OF course just about everything I cook has olive oil (actually EVOO - extra virgin olive oil - I use a greek kalamata olive based oil) and then a bit of cracked pepper blend. Yet the salt content of this dish should be limited due to the high salt levels used in the production of the pecorino romano. This is something to always take into mind when you cook; every ingredient has an affect upon the totality of the creation and how it will eventually stimulate your palate.
Here it comes down to how many people you are about to feed, and how do you want to incorporate the squash into the dish. Since this is a risotto, I was taught it was all about the purity of the color of the rice and use the other ingredients to contrast with the creamy white. So this normally leads a cook down the road of not cooking the squash in the risotto, but to roast it before.
yellow sweet onion
1/2 squash (approx. 1 1/4 cups) roasted with olive oil, salt, pepper, and herbs (hard leaf like thyme or rosemary)
vegetable stock (enough to have 2 cups of stock to every cup of rice)
So this is how a recipe of this style and magnitude works. A proportionate amount of onions are sweated down (which is usually done by adding salt and having them over low heat to draw out the flavor and water of the onion). This starts out as a slow process and done as such it, unless you have LOTS of experience, CANNOT be walked away from. SO this means you get to stand there constantly stirring and moving the about the pan till they become translucent. When the onions are working in the pan for about 2-3 minutes add your dices carrots (I usually dice therm down to about 1/4” pieces and they don’t have to be perfect.).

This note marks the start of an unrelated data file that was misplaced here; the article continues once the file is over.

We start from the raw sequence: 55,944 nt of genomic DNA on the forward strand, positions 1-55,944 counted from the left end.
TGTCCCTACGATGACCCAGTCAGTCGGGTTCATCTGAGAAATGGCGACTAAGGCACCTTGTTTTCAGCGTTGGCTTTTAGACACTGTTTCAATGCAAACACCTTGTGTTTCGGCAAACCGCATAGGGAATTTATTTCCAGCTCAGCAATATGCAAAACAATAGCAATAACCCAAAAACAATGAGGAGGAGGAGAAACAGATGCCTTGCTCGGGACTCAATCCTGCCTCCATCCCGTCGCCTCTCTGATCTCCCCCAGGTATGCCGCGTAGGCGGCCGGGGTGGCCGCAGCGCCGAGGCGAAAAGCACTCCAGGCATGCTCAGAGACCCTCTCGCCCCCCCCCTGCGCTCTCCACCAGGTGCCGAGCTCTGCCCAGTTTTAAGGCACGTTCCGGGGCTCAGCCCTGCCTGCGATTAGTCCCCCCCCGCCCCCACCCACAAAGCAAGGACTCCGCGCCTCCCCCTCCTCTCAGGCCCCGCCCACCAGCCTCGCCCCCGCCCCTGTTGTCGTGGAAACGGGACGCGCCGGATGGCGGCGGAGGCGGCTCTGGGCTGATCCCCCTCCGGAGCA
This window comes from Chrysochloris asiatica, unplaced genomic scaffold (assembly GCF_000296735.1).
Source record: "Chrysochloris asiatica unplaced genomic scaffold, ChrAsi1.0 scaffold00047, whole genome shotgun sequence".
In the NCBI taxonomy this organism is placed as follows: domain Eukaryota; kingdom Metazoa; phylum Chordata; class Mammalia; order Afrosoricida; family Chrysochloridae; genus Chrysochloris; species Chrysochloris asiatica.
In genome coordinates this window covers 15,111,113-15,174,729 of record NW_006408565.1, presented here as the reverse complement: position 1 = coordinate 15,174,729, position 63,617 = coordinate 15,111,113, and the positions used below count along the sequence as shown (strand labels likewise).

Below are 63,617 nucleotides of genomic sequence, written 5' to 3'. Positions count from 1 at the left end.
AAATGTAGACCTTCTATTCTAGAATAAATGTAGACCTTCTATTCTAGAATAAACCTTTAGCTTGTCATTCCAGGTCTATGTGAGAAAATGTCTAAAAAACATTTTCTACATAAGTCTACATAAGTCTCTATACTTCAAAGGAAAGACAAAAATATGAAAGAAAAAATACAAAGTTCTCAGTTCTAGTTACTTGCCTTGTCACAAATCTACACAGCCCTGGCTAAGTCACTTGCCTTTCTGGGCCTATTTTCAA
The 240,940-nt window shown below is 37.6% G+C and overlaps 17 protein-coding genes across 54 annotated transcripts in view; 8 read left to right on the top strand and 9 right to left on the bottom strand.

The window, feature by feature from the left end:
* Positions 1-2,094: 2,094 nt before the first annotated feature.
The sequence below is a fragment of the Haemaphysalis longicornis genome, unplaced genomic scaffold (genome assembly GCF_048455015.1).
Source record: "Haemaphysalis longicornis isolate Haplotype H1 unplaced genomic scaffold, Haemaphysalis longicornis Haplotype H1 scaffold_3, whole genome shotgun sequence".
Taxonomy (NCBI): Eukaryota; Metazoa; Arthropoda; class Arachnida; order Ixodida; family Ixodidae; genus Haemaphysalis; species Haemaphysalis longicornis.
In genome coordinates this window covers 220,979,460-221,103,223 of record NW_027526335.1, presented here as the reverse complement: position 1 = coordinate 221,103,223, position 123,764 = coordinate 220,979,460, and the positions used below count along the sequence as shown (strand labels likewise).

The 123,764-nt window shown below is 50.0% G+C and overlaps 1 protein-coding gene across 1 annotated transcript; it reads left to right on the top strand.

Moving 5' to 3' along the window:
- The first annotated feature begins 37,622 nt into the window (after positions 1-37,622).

Once that is achieved, you add a dash more olive oil and then the rice. Cooking the rice in the oil for only 30 seconds to about a minute, just long enough to get it to bloom and be coated in the olive oil, you begin to add stock.
The stock you slowly work into the rice and and let the lowered heat allow the rice to absorb the stock. As more stock is integrated into the dish you add more by the spoon full. Make sure to keep the rice and stock mixture moving about the pan. Remember that risotto is unlike paella in the facts that risotto is based upon creating a balance between the liquid, the developed glutens of the starch that is bled out of the rice and the maintenance of the rice grain’s structure without scorching or creating a caramelization of the sugars , while in paella it is the opposite of sorts: absorbing all the liquids and developing a crust of sorts on the bottom of the paella pan that is meant to be the cue de grace of intensified flavor and goodies after the main dish is done to be scraped up and eaten with crusty breads.
So, since adding the stock to your rice, make sure to check the flavor of the stock in the pan over a period of about 20-25 minutes, which is about how long it takes to cook the rice to al dente. Once the rice is nearing completion add the squash to the dish and fold in with about a Tbsp of butter.
Once the butter and the squash have been folded in it is time to finish the dish with the pecorino and chevre. Shred the pecorino over the dish and fold it in and then I finish the dish with the chevre that I break up with my fingers. Final touch is a little cracked pepper and let the rice sit and settle for about 10 minutes or so, so that it may settle into itself.
Just remember that a great Italian risotto has body, so it should still move when you shake the pan. So a little excess moisture is OK. The rice will eventually absorb it. So have fun and enjoy. This is a family dish so make sure to share it.